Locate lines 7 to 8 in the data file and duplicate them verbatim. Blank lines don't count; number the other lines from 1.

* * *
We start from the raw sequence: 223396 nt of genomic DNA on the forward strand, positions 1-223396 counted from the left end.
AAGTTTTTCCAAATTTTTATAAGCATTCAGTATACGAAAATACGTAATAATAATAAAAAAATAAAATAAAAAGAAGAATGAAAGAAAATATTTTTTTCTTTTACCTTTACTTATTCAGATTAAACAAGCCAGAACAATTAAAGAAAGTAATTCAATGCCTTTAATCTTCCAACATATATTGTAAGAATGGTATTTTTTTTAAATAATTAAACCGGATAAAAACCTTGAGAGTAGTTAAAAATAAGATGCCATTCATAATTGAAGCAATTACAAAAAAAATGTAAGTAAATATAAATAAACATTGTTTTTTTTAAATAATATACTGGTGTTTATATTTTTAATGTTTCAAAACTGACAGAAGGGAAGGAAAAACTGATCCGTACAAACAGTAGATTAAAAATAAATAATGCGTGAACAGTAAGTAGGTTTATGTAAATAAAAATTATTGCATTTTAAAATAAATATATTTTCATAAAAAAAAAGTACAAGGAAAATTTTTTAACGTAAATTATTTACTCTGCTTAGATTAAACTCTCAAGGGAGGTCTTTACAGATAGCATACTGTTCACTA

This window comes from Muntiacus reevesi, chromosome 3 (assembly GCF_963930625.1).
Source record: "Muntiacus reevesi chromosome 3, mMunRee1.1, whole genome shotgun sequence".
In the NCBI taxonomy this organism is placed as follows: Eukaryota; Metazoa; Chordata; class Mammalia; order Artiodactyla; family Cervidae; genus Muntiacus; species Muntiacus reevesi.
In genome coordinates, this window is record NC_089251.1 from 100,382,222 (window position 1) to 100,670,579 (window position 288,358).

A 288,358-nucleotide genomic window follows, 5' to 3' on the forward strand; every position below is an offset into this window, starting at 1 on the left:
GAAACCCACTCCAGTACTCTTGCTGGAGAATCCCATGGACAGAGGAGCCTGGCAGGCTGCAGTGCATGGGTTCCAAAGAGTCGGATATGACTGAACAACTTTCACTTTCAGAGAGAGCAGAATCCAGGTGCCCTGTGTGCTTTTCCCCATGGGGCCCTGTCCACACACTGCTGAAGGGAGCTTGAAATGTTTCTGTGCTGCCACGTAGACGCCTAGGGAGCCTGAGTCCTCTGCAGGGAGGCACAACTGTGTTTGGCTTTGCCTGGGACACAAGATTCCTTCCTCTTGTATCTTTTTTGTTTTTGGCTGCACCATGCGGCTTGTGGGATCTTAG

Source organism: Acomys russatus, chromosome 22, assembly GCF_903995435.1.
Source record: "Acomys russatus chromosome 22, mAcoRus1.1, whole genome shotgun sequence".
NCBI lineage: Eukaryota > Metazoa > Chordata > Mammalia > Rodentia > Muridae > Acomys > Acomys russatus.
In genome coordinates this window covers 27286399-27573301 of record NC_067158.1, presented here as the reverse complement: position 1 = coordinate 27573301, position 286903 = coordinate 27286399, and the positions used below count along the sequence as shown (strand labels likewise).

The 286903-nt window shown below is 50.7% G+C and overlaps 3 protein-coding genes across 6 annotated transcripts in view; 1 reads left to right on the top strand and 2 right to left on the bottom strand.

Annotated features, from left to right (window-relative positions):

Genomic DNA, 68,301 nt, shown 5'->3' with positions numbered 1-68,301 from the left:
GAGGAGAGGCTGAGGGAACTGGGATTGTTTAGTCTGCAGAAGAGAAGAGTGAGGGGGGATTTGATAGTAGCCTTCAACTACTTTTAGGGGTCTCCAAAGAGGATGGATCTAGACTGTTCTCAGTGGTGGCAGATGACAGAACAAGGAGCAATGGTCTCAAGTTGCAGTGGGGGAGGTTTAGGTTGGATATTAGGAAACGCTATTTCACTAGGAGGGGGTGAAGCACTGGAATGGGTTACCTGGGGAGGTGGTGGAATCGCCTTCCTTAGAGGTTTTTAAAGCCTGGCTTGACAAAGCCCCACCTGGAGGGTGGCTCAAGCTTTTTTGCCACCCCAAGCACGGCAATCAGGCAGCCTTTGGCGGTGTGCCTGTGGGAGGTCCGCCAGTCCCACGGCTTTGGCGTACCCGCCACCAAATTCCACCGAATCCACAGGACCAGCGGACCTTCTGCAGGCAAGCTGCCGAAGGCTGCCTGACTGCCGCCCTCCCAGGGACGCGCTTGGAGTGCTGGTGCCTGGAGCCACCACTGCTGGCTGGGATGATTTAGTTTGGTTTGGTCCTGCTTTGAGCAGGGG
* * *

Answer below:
A 288,358-nucleotide genomic window follows, 5' to 3' on the forward strand; every position below is an offset into this window, starting at 1 on the left:
GAAACCCACTCCAGTACTCTTGCTGGAGAATCCCATGGACAGAGGAGCCTGGCAGGCTGCAGTGCATGGGTTCCAAAGAGTCGGATATGACTGAACAACTTTCACTTTCAGAGAGAGCAGAATCCAGGTGCCCTGTGTGCTTTTCCCCATGGGGCCCTGTCCACACACTGCTGAAGGGAGCTTGAAATGTTTCTGTGCTGCCACGTAGACGCCTAGGGAGCCTGAGTCCTCTGCAGGGAGGCACAACTGTGTTTGGCTTTGCCTGGGACACAAGATTCCTTCCTCTTGTATCTTTTTTGTTTTTGGCTGCACCATGCGGCTTGTGGGATCTTAG